It is easy to confuse a zucchini from a squash partly because many people think they’re the same thing. The two are very similar when it comes to looks and flavor, even in texture. All these make it difficult to tell one from the other, mostly since you can also cook them the same way. So where does the difference lie, if there is one?
Zucchinis belong to the squash species in the gourd family, which means that all zucchinis are squash. However, the squash species also cover summer and winter squash. The zucchini belongs to the summer squash category and the yellow squash, crookneck, among others.
Summer squash tends to be harder to tell apart since most of them have tender exteriors and most of the gourd is edible apart from the stem. Winter squash, which include butternuts and acorn, is easier to tell apart from zucchinis because the former are known for their tough, inedible skins and hard seeds.
Squash vs. Zucchini: How to Tell Them Apart
Perhaps the member of the yellow squash family that looks like the zucchini the most is the yellow squash which could be where the confusion comes from. But don’t worry, if you really want to know how to tell your squash apart, you can do so by simple observation. The easiest way to tell zucchini from yellow squash, which is its closest counterpart, is by:
Most people refer to zucchini as the green summer squash to differentiate from the yellow summer squash, although you can also find a variety of zucchini that comes in a rich golden yellow color. The color is the easiest way to tell them apart because the green zucchini stays green for most of its life, while the summer squash is yellow. The zucchini also has soft white flesh while other types of summer squash can have different colors of flesh from white to cream to deep yellow that borders on yellow-orange when ripe.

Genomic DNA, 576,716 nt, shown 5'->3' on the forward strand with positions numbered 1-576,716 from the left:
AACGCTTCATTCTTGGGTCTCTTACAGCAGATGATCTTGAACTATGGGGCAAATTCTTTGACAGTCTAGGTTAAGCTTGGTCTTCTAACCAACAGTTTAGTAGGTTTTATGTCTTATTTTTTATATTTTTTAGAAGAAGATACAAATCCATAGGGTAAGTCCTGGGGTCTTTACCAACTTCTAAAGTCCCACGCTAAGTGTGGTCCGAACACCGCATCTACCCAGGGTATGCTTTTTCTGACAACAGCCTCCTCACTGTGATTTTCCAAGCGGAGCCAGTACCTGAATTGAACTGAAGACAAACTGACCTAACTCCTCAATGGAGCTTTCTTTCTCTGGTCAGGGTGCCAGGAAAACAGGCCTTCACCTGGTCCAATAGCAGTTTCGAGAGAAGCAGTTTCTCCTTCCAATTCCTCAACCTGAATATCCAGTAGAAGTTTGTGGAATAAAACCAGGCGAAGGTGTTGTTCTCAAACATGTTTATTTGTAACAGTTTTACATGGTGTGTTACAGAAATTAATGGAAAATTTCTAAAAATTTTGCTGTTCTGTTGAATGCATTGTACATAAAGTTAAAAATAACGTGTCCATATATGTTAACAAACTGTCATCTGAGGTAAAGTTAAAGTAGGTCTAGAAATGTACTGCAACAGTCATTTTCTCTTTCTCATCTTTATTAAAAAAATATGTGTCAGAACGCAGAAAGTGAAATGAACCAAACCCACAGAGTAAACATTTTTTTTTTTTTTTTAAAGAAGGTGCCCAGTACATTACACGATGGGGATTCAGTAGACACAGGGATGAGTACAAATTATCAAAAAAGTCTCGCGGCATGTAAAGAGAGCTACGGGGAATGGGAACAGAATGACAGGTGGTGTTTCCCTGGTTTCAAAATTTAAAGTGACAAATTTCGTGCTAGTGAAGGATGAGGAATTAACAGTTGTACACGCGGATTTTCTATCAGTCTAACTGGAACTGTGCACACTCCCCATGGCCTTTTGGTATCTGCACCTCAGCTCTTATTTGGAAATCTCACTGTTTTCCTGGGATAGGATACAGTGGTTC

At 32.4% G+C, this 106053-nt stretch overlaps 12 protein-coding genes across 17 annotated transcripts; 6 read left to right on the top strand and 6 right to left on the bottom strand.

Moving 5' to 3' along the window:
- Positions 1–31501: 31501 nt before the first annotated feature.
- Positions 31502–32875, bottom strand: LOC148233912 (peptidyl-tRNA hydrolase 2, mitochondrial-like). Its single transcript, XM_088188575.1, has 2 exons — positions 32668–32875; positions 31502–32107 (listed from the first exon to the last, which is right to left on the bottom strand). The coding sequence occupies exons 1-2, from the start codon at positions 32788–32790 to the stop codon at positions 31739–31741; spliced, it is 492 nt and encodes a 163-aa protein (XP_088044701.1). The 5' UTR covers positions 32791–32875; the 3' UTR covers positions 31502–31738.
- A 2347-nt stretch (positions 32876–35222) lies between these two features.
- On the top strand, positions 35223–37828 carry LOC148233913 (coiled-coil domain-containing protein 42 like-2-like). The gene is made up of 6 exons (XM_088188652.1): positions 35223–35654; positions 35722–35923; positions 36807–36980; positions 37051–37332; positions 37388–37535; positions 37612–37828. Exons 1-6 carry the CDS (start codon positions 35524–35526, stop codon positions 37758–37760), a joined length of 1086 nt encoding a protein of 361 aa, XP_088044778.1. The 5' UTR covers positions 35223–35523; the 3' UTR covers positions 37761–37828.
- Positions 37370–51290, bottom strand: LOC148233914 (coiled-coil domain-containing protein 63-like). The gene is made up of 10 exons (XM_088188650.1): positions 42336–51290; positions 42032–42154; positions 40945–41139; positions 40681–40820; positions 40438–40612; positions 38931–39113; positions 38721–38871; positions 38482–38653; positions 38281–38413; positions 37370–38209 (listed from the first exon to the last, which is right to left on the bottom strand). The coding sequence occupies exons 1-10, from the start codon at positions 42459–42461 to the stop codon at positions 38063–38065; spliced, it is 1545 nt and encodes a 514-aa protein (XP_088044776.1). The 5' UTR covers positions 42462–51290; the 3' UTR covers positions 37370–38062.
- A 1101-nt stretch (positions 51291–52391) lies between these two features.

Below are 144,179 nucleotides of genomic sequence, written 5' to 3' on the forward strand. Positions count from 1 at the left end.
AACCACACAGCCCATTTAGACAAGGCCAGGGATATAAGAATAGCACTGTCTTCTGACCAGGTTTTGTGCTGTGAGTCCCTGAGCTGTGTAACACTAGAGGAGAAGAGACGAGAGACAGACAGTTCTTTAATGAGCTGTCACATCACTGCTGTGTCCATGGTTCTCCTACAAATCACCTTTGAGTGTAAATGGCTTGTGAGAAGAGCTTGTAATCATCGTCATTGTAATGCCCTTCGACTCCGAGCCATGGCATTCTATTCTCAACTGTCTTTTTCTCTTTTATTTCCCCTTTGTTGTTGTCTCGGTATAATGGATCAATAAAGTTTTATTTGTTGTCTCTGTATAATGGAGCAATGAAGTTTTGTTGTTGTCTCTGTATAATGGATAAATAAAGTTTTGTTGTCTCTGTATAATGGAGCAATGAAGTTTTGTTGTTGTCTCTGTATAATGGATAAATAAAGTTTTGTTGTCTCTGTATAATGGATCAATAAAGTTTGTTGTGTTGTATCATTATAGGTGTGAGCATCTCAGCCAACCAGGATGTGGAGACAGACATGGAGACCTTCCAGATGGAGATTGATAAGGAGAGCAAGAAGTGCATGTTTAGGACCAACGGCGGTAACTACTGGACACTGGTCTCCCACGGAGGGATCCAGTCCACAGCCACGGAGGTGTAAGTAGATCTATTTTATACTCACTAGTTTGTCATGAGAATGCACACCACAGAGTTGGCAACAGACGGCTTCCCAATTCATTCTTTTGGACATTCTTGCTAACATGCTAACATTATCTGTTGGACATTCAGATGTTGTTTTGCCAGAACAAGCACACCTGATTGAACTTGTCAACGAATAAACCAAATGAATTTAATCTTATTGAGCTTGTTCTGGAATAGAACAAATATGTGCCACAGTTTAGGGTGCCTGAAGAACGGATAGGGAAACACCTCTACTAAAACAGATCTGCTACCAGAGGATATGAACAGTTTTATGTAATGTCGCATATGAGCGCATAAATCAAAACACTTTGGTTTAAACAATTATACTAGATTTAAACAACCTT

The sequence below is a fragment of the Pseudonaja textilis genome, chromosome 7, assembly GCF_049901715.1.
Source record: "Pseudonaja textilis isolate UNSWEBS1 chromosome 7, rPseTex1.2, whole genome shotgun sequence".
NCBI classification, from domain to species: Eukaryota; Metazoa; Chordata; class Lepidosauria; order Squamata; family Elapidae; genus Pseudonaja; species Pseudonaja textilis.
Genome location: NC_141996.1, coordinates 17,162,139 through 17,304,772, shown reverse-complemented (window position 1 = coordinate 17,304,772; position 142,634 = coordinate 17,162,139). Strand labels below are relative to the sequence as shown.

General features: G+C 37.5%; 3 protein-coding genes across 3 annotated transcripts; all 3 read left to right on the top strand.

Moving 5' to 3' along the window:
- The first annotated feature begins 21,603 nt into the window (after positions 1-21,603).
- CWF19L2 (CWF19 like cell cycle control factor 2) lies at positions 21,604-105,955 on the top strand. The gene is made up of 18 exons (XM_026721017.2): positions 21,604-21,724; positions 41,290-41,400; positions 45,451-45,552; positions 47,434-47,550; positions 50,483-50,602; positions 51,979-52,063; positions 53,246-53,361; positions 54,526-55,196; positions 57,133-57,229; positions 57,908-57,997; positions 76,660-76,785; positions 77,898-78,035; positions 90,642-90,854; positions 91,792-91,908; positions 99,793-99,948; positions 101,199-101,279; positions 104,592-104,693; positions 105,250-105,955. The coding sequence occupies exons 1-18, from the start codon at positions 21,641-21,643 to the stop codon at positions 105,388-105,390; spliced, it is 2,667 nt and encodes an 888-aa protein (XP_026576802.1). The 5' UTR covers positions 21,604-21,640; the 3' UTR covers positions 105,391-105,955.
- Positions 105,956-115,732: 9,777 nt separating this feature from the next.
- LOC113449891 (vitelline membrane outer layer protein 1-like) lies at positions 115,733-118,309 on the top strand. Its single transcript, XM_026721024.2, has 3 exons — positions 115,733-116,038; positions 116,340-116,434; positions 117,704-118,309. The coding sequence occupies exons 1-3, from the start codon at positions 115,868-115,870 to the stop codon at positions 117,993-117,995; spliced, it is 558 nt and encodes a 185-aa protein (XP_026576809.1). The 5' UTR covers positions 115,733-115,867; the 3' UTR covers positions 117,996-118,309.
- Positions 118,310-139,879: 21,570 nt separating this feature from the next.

Zucchini is often long and straight, while the yellow summer squash has a fat bottom that tapers towards the stem. This is also the feature that can help you tell the yellow zucchini from a yellow summer squash since the yellow zucchini does not have the tapered end present in squash. Other types of squash in the gourd family tend to be round and plump with noticeable ridges and fleshier skin that may be too tough to eat. Different summer squash varieties may have noticeable bumps and a waxy feel on the skin, while the zucchini is mostly smooth and shiny.
Yellow squash tends to have more seeds at any given stage of its life. The zucchini has a higher flesh-to-seed ratio. The fleshier the zucchini is, the fewer seeds you can see.
The squash originated in the Americas, while the zucchini variety came from Italy and was brought to the US by zucchini-loving Italian immigrants.
There really should be no fuss as to what you are looking at because you can’t go wrong with either zucchini or yellow squash flavor-wise. However, if you want your salads or cooked dishes to have variety in terms of color and texture, adding equal helpings of both yellow squash and zucchini in vibrant green can give your dishes that extra visual pop.